I took my first flight in a Piper J-3 Cub when I was 2, and started liking it when I was 4. At age 8, my grandfather started giving me lessons in his Piper PA-18 Super Cub, and I had my private pilot certificate at age 17 in a Piper PA-11 Cub Special. Now more than a decade and a half later, I take this same PA-11 all over the Europe (after flying all over the USA), photographing along the way and writing books about it. There is no shortage of adventure flying over wilderness areas, close to the ground, without a radio (update: got a radio in 2015), and literally flying by the seat of my pants (with the door open).
There is an old saying about aviation: “it takes airspeed and money to get an airplane off the ground.” Thus, the money part has involved a rather interesting career in finance and consulting, culminating in my first book, a product of my fascination with deep theoretical economics and quantifying global economics. I don’t think the two passions are too far apart – it takes a keen eye to find and create worthwhile aerial photography. It takes a similar ability to see the world around us differently enough to call the entire school of economics into question.
As for the flying, most pilots can’t get enough. Neither can I. No flight is too long or too far. Cruising at 77 mph, with the door open, free from the aggravations of modern instrumentation (what pilots call “stick and rudder skills”), a PA-11 is the ’57 Chevy of the sky, a Sunday drive in the air, except coast to coast. It is poetry, spirituality, and art all in one. My goal is to convey the awesome beauty of wilderness areas and the experience of flying over them to as many people as possible.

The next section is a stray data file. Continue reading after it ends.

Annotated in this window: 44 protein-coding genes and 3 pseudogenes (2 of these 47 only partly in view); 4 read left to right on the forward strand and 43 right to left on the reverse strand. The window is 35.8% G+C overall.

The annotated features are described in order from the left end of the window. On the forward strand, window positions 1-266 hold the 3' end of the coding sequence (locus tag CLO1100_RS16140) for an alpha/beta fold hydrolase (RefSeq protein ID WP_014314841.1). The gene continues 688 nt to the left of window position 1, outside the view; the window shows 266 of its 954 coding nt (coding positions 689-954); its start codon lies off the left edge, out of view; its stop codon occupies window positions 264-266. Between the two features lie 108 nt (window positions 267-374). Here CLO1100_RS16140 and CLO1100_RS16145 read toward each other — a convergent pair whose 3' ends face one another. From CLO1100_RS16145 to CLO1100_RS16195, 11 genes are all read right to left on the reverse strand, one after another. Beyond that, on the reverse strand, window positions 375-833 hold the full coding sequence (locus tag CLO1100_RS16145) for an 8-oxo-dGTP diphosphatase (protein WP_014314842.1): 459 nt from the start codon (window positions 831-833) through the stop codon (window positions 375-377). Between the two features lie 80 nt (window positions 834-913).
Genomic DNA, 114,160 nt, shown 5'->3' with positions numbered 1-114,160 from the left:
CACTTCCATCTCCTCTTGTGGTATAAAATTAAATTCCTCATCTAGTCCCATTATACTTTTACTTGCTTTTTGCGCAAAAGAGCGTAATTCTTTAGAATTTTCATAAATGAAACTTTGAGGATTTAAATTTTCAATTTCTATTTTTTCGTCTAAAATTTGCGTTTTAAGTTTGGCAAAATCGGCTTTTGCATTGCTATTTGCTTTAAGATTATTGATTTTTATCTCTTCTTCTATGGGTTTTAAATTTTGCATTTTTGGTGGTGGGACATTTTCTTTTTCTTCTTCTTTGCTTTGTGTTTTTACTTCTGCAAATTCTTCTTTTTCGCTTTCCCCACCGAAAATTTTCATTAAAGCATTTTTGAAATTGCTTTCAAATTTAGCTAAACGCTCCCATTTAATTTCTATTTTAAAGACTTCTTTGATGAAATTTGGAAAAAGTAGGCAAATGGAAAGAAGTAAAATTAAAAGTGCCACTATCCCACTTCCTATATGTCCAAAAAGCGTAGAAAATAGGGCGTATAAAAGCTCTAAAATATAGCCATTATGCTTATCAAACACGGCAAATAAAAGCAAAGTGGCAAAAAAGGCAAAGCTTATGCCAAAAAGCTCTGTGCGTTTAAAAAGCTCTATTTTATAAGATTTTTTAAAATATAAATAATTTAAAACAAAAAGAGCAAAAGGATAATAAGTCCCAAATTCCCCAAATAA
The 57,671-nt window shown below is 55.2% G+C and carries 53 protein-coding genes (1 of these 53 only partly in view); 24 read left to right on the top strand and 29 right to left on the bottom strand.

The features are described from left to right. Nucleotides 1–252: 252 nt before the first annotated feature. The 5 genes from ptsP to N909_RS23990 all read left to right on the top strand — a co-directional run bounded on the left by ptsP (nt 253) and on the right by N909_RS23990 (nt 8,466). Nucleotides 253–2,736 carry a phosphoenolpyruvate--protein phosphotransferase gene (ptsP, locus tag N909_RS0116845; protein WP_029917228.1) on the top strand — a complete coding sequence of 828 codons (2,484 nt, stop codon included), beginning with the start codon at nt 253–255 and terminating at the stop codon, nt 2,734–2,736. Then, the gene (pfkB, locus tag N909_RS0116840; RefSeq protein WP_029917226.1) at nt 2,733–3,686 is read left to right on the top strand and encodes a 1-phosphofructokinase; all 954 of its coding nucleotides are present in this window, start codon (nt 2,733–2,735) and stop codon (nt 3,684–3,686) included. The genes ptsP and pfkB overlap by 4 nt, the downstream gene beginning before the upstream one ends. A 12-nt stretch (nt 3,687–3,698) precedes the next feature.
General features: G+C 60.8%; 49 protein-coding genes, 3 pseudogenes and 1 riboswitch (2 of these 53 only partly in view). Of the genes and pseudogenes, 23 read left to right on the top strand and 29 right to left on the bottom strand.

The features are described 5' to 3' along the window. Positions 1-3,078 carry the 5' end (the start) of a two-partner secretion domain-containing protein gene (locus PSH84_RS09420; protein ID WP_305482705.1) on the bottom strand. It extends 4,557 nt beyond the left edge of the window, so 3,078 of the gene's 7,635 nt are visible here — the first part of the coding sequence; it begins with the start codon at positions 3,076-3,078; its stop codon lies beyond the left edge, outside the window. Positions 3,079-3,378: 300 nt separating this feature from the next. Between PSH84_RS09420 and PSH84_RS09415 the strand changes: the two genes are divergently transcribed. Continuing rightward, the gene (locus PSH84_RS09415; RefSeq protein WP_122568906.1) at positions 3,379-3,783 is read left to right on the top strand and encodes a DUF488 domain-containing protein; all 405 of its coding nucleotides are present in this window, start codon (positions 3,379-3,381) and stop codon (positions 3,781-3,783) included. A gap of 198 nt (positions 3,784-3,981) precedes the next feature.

The airplane is powered by a Continental O-200A engine, has no electrical system, no starter, no radio, no electrical instruments. There is an airspeed indicator, altimeter, compass, oil pressure, oil temperature gauge, primer control, carburetor mixture control, carburetor heat control, throttle, magneto on/off, fuel on/off, stick, rudder pedals, and brakes. That’s it. Navigation is primarily looking out the window, secondarily a printed map, and an iPad in case I get lost. It was built in the 1940s, served as a crop duster in South Carolina and Florida in the 50s and 60s, was put into a warehouse in 1974, and pulled out again when my grandfather found it in 1988. It was a mess, requiring total restoration. I spent my youth looking at parts of it hanging in my grandfather’s hangar until it was signed off for flight in 1996. I spent a few weeks in central FL with my grandfather riding with him and then started flying lessons in summer of 1997, resulting in the license in December 1998. My father bought it in 1996, and flew it a few hours, owning it until he died in 2010 when it became mine. All but 10 hours or less of the total flight time on the engine and airframe has been with me at the controls.
Email: g [at] garrettfisher [dot] me